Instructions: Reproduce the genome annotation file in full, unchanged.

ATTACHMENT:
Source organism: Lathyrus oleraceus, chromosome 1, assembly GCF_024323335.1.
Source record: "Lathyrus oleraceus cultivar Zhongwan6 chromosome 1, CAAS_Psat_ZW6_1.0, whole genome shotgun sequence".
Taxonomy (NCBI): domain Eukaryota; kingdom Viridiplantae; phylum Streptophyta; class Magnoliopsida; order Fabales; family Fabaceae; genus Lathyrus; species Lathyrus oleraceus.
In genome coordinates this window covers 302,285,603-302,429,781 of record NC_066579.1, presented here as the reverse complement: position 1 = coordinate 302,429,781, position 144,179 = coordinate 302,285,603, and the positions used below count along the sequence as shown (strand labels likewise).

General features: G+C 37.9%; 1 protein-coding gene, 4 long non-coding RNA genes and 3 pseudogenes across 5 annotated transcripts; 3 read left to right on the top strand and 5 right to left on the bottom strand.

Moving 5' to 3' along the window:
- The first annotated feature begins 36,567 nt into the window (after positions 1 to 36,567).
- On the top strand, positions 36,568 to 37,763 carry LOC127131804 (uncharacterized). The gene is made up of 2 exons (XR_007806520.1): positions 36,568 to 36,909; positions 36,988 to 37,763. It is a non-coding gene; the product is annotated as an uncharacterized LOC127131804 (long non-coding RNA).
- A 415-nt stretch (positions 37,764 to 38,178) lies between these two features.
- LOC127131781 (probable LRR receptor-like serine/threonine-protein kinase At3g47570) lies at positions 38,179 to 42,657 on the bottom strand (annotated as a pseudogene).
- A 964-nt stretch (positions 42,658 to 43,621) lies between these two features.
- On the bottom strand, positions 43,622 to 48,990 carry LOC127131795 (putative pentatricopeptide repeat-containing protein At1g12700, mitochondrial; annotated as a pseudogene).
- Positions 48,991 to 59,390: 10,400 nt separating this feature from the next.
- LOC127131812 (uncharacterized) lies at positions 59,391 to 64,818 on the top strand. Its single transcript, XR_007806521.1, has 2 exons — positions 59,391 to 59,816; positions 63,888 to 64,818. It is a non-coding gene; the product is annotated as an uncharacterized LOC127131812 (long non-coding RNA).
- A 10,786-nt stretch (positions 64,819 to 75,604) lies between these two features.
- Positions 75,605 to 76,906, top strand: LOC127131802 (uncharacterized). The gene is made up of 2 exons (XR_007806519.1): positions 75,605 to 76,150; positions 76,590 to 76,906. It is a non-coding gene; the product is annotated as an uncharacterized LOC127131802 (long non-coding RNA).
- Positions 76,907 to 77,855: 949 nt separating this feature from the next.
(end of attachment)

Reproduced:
Source organism: Lathyrus oleraceus, chromosome 1, assembly GCF_024323335.1.
Source record: "Lathyrus oleraceus cultivar Zhongwan6 chromosome 1, CAAS_Psat_ZW6_1.0, whole genome shotgun sequence".
Taxonomy (NCBI): domain Eukaryota; kingdom Viridiplantae; phylum Streptophyta; class Magnoliopsida; order Fabales; family Fabaceae; genus Lathyrus; species Lathyrus oleraceus.
In genome coordinates this window covers 302,285,603-302,429,781 of record NC_066579.1, presented here as the reverse complement: position 1 = coordinate 302,429,781, position 144,179 = coordinate 302,285,603, and the positions used below count along the sequence as shown (strand labels likewise).

General features: G+C 37.9%; 1 protein-coding gene, 4 long non-coding RNA genes and 3 pseudogenes across 5 annotated transcripts; 3 read left to right on the top strand and 5 right to left on the bottom strand.

Moving 5' to 3' along the window:
- The first annotated feature begins 36,567 nt into the window (after positions 1 to 36,567).
- On the top strand, positions 36,568 to 37,763 carry LOC127131804 (uncharacterized). The gene is made up of 2 exons (XR_007806520.1): positions 36,568 to 36,909; positions 36,988 to 37,763. It is a non-coding gene; the product is annotated as an uncharacterized LOC127131804 (long non-coding RNA).
- A 415-nt stretch (positions 37,764 to 38,178) lies between these two features.
- LOC127131781 (probable LRR receptor-like serine/threonine-protein kinase At3g47570) lies at positions 38,179 to 42,657 on the bottom strand (annotated as a pseudogene).
- A 964-nt stretch (positions 42,658 to 43,621) lies between these two features.
- On the bottom strand, positions 43,622 to 48,990 carry LOC127131795 (putative pentatricopeptide repeat-containing protein At1g12700, mitochondrial; annotated as a pseudogene).
- Positions 48,991 to 59,390: 10,400 nt separating this feature from the next.
- LOC127131812 (uncharacterized) lies at positions 59,391 to 64,818 on the top strand. Its single transcript, XR_007806521.1, has 2 exons — positions 59,391 to 59,816; positions 63,888 to 64,818. It is a non-coding gene; the product is annotated as an uncharacterized LOC127131812 (long non-coding RNA).
- A 10,786-nt stretch (positions 64,819 to 75,604) lies between these two features.
- Positions 75,605 to 76,906, top strand: LOC127131802 (uncharacterized). The gene is made up of 2 exons (XR_007806519.1): positions 75,605 to 76,150; positions 76,590 to 76,906. It is a non-coding gene; the product is annotated as an uncharacterized LOC127131802 (long non-coding RNA).
- Positions 76,907 to 77,855: 949 nt separating this feature from the next.